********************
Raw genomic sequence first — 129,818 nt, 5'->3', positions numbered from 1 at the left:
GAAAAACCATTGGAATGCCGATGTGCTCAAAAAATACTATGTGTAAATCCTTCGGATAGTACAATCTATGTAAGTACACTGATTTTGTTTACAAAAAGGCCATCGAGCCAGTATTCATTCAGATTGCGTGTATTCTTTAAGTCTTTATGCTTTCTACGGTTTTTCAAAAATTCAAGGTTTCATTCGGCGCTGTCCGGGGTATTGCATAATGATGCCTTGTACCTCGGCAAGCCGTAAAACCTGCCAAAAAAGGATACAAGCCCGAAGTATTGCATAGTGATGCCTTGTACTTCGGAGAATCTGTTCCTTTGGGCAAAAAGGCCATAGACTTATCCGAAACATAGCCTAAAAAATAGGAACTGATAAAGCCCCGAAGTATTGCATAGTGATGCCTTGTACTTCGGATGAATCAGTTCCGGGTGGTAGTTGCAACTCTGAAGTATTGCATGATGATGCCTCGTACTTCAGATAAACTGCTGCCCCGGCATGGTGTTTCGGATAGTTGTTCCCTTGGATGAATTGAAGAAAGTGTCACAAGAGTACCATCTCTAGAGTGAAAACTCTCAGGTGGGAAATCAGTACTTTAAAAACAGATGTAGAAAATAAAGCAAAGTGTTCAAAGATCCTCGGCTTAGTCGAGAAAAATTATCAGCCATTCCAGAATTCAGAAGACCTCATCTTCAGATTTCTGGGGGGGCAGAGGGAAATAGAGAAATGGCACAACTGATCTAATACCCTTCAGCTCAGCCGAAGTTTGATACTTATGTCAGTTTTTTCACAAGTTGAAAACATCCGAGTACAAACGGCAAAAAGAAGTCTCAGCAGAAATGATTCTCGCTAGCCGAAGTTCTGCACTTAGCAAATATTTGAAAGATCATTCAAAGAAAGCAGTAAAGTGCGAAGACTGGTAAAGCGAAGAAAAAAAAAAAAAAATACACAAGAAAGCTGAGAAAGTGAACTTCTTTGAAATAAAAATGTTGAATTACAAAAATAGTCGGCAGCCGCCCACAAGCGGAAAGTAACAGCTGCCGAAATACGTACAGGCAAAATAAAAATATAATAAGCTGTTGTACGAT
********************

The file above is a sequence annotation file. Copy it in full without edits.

Raw genomic sequence first — 129,818 nt, 5'->3', positions numbered from 1 at the left:
GAAAAACCATTGGAATGCCGATGTGCTCAAAAAATACTATGTGTAAATCCTTCGGATAGTACAATCTATGTAAGTACACTGATTTTGTTTACAAAAAGGCCATCGAGCCAGTATTCATTCAGATTGCGTGTATTCTTTAAGTCTTTATGCTTTCTACGGTTTTTCAAAAATTCAAGGTTTCATTCGGCGCTGTCCGGGGTATTGCATAATGATGCCTTGTACCTCGGCAAGCCGTAAAACCTGCCAAAAAAGGATACAAGCCCGAAGTATTGCATAGTGATGCCTTGTACTTCGGAGAATCTGTTCCTTTGGGCAAAAAGGCCATAGACTTATCCGAAACATAGCCTAAAAAATAGGAACTGATAAAGCCCCGAAGTATTGCATAGTGATGCCTTGTACTTCGGATGAATCAGTTCCGGGTGGTAGTTGCAACTCTGAAGTATTGCATGATGATGCCTCGTACTTCAGATAAACTGCTGCCCCGGCATGGTGTTTCGGATAGTTGTTCCCTTGGATGAATTGAAGAAAGTGTCACAAGAGTACCATCTCTAGAGTGAAAACTCTCAGGTGGGAAATCAGTACTTTAAAAACAGATGTAGAAAATAAAGCAAAGTGTTCAAAGATCCTCGGCTTAGTCGAGAAAAATTATCAGCCATTCCAGAATTCAGAAGACCTCATCTTCAGATTTCTGGGGGGGCAGAGGGAAATAGAGAAATGGCACAACTGATCTAATACCCTTCAGCTCAGCCGAAGTTTGATACTTATGTCAGTTTTTTCACAAGTTGAAAACATCCGAGTACAAACGGCAAAAAGAAGTCTCAGCAGAAATGATTCTCGCTAGCCGAAGTTCTGCACTTAGCAAATATTTGAAAGATCATTCAAAGAAAGCAGTAAAGTGCGAAGACTGGTAAAGCGAAGAAAAAAAAAAAAAAATACACAAGAAAGCTGAGAAAGTGAACTTCTTTGAAATAAAAATGTTGAATTACAAAAATAGTCGGCAGCCGCCCACAAGCGGAAAGTAACAGCTGCCGAAATACGTACAGGCAAAATAAAAATATAATAAGCTGTTGTACGAT